An Electronic Discovery Blog covering News, Articles
and Thoughts for the Legal and Corporate Community Author: Alexander H. Lubarsky, LL.M., Esq. - email@example.com - Tel. (415) 533-4166 OR 800-375-4222 THIS BLAWG IS NOT AFFILIATED WITH THE WEB SITES WWW.DISCOVERYRESOURCES.ORG OR WWW.DISCOVERYRESOURCES.COM
Tuesday, March 25, 2008
The FRCP Amendments Not Just for Federal Practitioenrs Anymore The FRCP Amendments Not Just for Federal Practitioners Anymore
For quite some time now, attorneys whose practice was limited to the State court system (notably, PI attorneys, family practitioners and small business litigators) were convinced that they wore a cloak of invisibility as far as the ESI-centric amendments to the FRCP were concerned. "ESI is stuff for Federal practitioners to deal with", my law school buddy Glen, who does family law,used to tell me. "I'll worry about it when I take on a Federal matter". I did not want to admit it, but Glen had a point. He could walk into a discovery conference at the Superior Court in San Francisco, admit that his client, the defendant, had on-point email messages out there somewhere but he did not know how to retrieve them and the court would simply accept this and move on to other issues. Glen had few discovery worries. His counterparts practicing in the Federal jurisdiction did not sleep as well at night.
Whereas the Federal practitioner - bankruptcy litigator, anti-trust attorney, tribal law specialist, IP counselor and a host of others shiver at the thought of a rule 37 sanction or wake up in a cold sweat from a nightmare in which the cutoff date to hold the rule 26(f) conference had passed, this is not the fate of the state practitioner. Meanwhile the state practitioner, such as the employment discrimination defendant's counsel, worries about mundane items such as the increase in filing fees and who would replace the retiring mean old judge Murphy.
Well folks, the playing field has evened in California - or at leas the forces of equalization are now taking shape. Just this month, the California Judicial counsel proposed new electronic discovery rules to bind state practitioners. The state intends to tweak its case management rules of court and amened its Civil Discovery Act. To no one's surprise, the proposed rules are eerily similar to the FRCP amendments.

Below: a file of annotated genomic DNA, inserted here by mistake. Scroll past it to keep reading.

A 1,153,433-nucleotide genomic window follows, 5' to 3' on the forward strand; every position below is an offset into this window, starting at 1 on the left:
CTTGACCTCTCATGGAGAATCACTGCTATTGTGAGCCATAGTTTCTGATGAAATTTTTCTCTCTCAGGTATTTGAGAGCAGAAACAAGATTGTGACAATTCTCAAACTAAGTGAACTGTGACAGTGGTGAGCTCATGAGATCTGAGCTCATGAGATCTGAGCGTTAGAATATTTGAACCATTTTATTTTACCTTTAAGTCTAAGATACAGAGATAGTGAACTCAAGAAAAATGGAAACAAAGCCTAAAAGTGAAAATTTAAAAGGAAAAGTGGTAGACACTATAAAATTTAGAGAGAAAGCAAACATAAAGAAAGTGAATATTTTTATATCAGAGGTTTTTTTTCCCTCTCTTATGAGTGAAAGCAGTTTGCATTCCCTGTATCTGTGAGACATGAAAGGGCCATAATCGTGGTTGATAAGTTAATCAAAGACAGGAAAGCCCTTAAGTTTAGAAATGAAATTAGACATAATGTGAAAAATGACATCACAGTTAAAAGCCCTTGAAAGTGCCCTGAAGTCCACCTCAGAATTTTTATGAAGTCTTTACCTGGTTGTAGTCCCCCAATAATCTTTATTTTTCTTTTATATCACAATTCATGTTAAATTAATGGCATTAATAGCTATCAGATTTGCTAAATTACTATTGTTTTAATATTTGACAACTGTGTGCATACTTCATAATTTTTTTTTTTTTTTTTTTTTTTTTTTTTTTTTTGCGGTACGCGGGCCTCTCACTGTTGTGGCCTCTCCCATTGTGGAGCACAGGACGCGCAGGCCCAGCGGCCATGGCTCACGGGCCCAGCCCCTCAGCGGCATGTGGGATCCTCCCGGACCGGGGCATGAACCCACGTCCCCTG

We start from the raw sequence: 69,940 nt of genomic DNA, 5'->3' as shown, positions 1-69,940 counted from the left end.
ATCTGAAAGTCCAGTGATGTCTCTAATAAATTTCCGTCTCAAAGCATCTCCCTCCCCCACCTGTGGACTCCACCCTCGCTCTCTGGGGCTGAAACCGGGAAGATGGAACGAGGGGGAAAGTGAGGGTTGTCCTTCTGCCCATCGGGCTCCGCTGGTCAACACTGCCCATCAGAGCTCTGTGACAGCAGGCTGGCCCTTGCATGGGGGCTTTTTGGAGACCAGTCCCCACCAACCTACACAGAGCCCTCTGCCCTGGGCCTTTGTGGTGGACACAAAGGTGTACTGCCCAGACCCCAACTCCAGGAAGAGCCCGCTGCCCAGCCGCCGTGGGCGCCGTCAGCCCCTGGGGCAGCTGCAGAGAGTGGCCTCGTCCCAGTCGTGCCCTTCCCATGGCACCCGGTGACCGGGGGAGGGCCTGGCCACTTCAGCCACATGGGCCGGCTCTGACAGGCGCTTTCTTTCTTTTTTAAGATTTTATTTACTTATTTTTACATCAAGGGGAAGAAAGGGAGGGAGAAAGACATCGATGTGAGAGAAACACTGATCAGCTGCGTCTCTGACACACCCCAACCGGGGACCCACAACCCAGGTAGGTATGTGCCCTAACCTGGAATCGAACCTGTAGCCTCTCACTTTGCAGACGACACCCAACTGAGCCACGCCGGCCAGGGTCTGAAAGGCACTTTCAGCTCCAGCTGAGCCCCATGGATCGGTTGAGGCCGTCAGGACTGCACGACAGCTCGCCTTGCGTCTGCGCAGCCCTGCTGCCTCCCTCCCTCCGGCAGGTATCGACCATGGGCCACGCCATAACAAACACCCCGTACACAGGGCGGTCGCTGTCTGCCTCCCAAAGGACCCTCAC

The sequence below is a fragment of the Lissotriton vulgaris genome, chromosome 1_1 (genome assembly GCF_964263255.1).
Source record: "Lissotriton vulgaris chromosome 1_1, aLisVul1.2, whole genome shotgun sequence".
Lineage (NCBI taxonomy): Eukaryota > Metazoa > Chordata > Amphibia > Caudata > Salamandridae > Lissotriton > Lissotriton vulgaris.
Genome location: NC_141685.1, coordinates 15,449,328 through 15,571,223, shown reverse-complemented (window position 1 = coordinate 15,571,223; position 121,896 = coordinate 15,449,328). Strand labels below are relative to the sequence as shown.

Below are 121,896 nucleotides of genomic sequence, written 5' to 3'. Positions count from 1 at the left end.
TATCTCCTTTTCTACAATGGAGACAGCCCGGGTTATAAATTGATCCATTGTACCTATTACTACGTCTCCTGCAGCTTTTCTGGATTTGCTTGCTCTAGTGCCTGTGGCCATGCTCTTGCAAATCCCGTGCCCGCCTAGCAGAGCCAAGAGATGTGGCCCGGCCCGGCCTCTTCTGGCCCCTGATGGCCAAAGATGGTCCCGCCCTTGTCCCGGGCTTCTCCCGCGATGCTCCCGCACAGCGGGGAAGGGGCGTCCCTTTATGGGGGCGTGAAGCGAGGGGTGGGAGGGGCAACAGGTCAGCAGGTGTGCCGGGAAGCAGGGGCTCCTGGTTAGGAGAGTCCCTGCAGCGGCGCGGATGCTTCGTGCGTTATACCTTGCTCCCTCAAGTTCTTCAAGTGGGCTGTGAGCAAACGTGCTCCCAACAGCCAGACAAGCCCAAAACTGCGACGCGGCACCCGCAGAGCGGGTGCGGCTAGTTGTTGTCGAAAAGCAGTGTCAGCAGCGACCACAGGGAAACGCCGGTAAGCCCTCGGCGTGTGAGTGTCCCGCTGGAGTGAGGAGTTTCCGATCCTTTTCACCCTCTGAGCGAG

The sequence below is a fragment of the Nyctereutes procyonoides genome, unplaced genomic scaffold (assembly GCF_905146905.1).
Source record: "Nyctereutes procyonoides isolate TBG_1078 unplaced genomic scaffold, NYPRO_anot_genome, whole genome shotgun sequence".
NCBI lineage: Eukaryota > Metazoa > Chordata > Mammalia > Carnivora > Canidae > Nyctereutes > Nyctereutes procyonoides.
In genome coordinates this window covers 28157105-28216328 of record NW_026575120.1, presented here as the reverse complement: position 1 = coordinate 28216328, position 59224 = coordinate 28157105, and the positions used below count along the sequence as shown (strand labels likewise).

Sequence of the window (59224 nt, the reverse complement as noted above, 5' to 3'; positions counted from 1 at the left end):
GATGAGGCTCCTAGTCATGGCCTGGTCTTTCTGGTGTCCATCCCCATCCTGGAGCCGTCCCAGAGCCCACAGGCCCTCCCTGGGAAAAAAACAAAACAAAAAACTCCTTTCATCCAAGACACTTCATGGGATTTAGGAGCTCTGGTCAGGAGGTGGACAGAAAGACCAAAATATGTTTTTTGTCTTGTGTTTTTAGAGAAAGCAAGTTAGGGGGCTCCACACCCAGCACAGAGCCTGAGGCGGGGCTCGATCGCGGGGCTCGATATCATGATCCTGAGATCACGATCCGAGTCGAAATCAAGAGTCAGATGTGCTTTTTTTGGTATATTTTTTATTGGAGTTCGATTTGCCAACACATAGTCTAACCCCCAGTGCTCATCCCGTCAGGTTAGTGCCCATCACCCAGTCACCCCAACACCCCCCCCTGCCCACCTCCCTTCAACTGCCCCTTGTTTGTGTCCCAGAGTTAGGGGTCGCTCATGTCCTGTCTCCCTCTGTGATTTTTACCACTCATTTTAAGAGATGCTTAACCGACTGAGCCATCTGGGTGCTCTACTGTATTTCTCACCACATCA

I know what you're about to ask... Yep, these rules apply to the small claims court where litigants cannot be represented by counsel at trial. You got it, Mr. and Mrs. John Qpublic are now subject to rules concerning the identification, preservation, review and exchange of ESI. Who'd of thought?
The proposed amendments are now open to public comment and Alextronic is chiming in. It seems a bit much to expect the cast of characters that appear to my amusement on Judge Judy to understand metadata, the benefits of hash values for deduplication and the pros and cons of native format production as opposed to a tiff based production. Alextronic advocates that the court designate a free facilitator well versed in ESI to help small claims litigants and all unrepresented litigants in the Superior Court deal with the new and perplexing intricacies of electronic document management for discovery purposes. If you talk about a safe harbor to most of today's average pro se litigants, they will point to the sailboat dock in the fictional town of Amity Island feaured in the movie Jaws circa 1975. Talk about inaccessible data... to the lay person, this could mean that the CD ROM was kicked under the refrigerator by the cat. You get the picture...
On balance, of course, the fact that the more down to earth state court system is moving to adopt the discovery standards, practices and polices of its high-filutant cousin is a breath of fresh air. Just as email and MS Office documents often tell the whole story in a complicated SEC matter or patent dispute, the same ESI is more likely to bring the relevant facts to the forefront in a divorce or slip and fall case. I would bet dollars to donuts that the state court Justices will look back in five years and wonder how on earth the court ever got to the bottom of anything without the required and carefully thought out introduction of ESI to provide the fifty-thousand foot view of the facts.
More importantly, many of you Blawgerheads reading or even subscribing to this Blawg know that we all work within a little known niche of e-discovery nerds and ESI pundits and litigation support jocks. Most of us attend the same conferences (with the same short list of keynote speakers who rotate from gig to gig) cough, Browing, cough, George, cough Michael, cough Mary Pat - and we read the same articles and blawgs and vendor web site to ingest the same information in our little, incestuous, closed-circuit ediscommunity. Now, with the California state court in the lead (and the remaining states bound to follow soon) our own off-color art will become the mainstream and the world will soon awake to appreciate the need and, yes, challenges to electronic information as it plays a part in our judicial system. This will change the way the straying spouse thinks of his AOL chat and GPS gadget. The impact will be felt far beyond LTNY and ILTA.
It will certainly be interesting to track the soon to follow decisions from the California Appellate courts regarding admissibility of metadata, cost shifting, scope of protective orders, defensibility/admissibility of electronic evidence, best collection and preservation practices and the whole host of hot button issues that have dominated the Federal scene since Laura Zubulake felt disenchanted with her gig at UBS.2:31 PM